‘We Used to Treat Movie Stars Like Gods’: Hollywood Grapples With Loss of Young Star Power
The hottest package at this year’s Cannes Film Festival stars a 76-year old action star and is a reboot of a movie that first dazzled moviegoers in 1993. That’s a time, in case you forgot, before TikTok or smartphones, Facebook or Amazon, or any number of technological changes that have reshaped our world and the movie business along with them.
And yet, “Cliffhanger,” with Sylvester Stallone bravely summiting the mountain again, is seen as one of the most commercial scripts out there for buyers hoping to make an adventure film that can traverse borders and bring crowds. With a nod to the younger audiences who will be needed to turn up if the movie is going to replicate the original’s blockbuster status, the producers teased that casting is currently underway for a (presumably younger?) actor to share the screen with Sly. But who will that be?
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“Over the last 10 years, we’ve done a really shitty job of creating a new generation of movie stars,” groused one sales agent.
And a look at some of the projects on offer or premiering at Cannes seems to bolster that argument. There’s “Breakout,” an action-thriller featuring 75-year old Arnold Schwarzenegger that will be directed by “Expendables 4” filmmaker Scott Waugh; “Lords of War” with 59-year old Nicolas Cage returning to a role as an amoral arms dealer that he first played nearly two decades ago; “That’s Amore,” a rom-com with a 69-year old John Travolta; and “The Rivals of Amziah King,” a crime story featuring a 53-year old Matthew McConaughey. In most cases, these actors have been famous, globally so, since the 1970s or ’80s (McConaughey, a relatively newbie, had to wait until 1996’s “A Time to Kill” to make his mark).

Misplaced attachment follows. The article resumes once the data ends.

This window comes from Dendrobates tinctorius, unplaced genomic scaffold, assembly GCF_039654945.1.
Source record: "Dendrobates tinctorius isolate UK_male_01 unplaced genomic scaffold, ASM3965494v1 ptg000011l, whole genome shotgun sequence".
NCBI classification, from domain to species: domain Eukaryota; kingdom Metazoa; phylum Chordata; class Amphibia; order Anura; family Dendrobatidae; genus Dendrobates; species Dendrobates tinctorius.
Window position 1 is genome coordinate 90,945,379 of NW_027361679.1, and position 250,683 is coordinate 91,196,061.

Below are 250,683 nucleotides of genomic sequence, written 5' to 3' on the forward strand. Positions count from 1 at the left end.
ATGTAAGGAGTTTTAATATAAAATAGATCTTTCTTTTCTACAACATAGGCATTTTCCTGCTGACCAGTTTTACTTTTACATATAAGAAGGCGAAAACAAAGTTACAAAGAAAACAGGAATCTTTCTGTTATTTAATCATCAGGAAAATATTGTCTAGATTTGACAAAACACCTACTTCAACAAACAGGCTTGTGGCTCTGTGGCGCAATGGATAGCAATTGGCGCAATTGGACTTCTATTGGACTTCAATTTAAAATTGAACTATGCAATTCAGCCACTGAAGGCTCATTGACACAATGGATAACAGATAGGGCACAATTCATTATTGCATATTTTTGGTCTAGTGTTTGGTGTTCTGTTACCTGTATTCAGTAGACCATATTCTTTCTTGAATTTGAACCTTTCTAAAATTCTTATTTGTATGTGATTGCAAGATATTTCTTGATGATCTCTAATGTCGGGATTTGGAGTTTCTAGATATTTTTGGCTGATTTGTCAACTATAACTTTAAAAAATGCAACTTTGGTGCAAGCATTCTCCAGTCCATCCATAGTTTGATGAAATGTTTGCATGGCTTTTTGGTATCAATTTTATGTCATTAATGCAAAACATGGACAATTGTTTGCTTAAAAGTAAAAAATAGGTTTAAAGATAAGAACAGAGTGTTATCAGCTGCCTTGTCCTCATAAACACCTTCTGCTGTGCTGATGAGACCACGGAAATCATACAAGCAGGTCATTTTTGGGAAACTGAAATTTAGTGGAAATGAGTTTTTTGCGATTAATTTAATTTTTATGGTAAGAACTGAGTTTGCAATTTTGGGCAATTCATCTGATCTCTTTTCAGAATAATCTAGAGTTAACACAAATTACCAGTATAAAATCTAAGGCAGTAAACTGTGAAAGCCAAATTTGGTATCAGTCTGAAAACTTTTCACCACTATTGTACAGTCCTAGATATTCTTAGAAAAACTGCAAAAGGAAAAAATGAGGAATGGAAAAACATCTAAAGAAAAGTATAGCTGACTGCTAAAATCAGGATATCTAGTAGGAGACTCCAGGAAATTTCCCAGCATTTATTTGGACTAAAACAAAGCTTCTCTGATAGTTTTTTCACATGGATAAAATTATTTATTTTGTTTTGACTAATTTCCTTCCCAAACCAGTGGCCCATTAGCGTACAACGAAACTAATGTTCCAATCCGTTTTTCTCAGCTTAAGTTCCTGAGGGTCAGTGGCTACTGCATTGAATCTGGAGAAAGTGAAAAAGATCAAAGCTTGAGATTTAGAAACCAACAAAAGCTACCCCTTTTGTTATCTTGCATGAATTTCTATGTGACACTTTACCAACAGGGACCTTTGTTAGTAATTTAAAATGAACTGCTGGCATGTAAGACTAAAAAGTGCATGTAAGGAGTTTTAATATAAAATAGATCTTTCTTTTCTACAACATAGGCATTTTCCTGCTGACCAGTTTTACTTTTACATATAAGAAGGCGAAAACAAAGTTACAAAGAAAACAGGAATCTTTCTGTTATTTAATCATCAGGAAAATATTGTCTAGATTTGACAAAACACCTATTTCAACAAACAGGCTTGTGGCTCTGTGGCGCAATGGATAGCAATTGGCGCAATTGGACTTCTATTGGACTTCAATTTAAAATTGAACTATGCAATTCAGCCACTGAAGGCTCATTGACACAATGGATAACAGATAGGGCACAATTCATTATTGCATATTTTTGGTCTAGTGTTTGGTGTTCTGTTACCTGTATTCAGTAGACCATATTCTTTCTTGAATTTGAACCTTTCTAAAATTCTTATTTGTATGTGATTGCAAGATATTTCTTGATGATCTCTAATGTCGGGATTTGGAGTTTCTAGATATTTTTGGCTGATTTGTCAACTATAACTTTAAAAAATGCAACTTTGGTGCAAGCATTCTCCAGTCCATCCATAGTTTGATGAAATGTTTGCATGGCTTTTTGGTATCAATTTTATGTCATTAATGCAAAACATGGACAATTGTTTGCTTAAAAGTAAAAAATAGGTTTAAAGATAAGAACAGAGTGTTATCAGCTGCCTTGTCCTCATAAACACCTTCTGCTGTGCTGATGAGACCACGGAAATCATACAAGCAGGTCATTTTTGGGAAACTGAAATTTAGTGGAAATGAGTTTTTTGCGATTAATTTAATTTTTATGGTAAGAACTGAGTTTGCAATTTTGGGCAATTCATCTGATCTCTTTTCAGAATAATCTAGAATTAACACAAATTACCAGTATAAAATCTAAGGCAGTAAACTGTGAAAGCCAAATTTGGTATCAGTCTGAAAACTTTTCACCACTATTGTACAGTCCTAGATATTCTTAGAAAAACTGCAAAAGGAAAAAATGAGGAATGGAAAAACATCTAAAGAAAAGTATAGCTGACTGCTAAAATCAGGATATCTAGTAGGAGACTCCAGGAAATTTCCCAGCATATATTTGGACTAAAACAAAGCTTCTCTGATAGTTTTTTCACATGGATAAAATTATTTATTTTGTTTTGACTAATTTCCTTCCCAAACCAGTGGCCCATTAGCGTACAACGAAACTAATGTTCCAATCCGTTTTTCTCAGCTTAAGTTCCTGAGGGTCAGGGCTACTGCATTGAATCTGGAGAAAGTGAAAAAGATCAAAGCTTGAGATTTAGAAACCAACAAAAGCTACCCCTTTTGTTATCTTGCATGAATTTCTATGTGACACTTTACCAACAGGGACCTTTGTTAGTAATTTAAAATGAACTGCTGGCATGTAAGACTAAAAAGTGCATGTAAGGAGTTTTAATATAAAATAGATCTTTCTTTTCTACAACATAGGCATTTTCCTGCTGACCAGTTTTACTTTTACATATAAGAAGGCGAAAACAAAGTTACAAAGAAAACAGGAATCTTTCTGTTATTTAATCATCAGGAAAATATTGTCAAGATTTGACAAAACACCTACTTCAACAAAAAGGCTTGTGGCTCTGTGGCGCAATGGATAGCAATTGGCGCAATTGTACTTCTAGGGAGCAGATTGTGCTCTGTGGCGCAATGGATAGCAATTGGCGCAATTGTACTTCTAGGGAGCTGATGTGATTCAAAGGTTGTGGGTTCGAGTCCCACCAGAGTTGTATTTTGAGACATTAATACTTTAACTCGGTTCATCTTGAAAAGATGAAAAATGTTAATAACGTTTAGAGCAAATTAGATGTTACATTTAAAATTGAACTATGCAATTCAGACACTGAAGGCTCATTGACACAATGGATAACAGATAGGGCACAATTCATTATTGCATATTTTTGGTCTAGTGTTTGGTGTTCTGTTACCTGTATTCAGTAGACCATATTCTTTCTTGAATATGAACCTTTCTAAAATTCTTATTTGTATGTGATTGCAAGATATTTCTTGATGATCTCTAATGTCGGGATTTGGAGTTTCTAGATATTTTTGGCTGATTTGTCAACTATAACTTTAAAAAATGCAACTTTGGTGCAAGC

On Thursday night, the increasingly geriatric nature of the star system was on full display at the Cannes Film Festival as an 80-year old Harrison Ford walked the red carpet for the premiere of “Indiana Jones and the Dial of Destiny,” for which he donned the fedora he first wore in 1981’s “Raiders of the Lost Ark,” and is still well-preserved enough to unabashedly doff his top (“I’ve been blessed with this body,” he said sheepishly when asked about his shirtless scene at a press conference). Ford does get an assist from some of those technological breakthroughs, appearing 35 years younger in key scenes thanks to the magic of de-aging CGI.
So why hasn’t there been a flowering of new A-listers to rival the Fords, Schwarzeneggers and Stallones of yesteryear? Protagonist Pictures COO George Hamilton points to the collapse of the DVD business in 2008 as the moment when Hollywood stopped being able to reliably make movie stars.
“Nearly all of the actors and actresses who are [bankable] now had very successful films when DVD and video was still a huge force,” said Hamilton, who is selling several films at the festival including Polly Findlay’s debut feature “Midwinter Break,” starring Lesley Manville (“Phantom Thread”) and Ciarán Hinds (“Belfast”). “You could see that as a dividing line shift in terms of older or newer generation. With the new generation, there’s more divisions between success because you could have the most-watched show or film on a streamer. But there might be a whole swath of society who might not subscribe, and they’re not part of that.”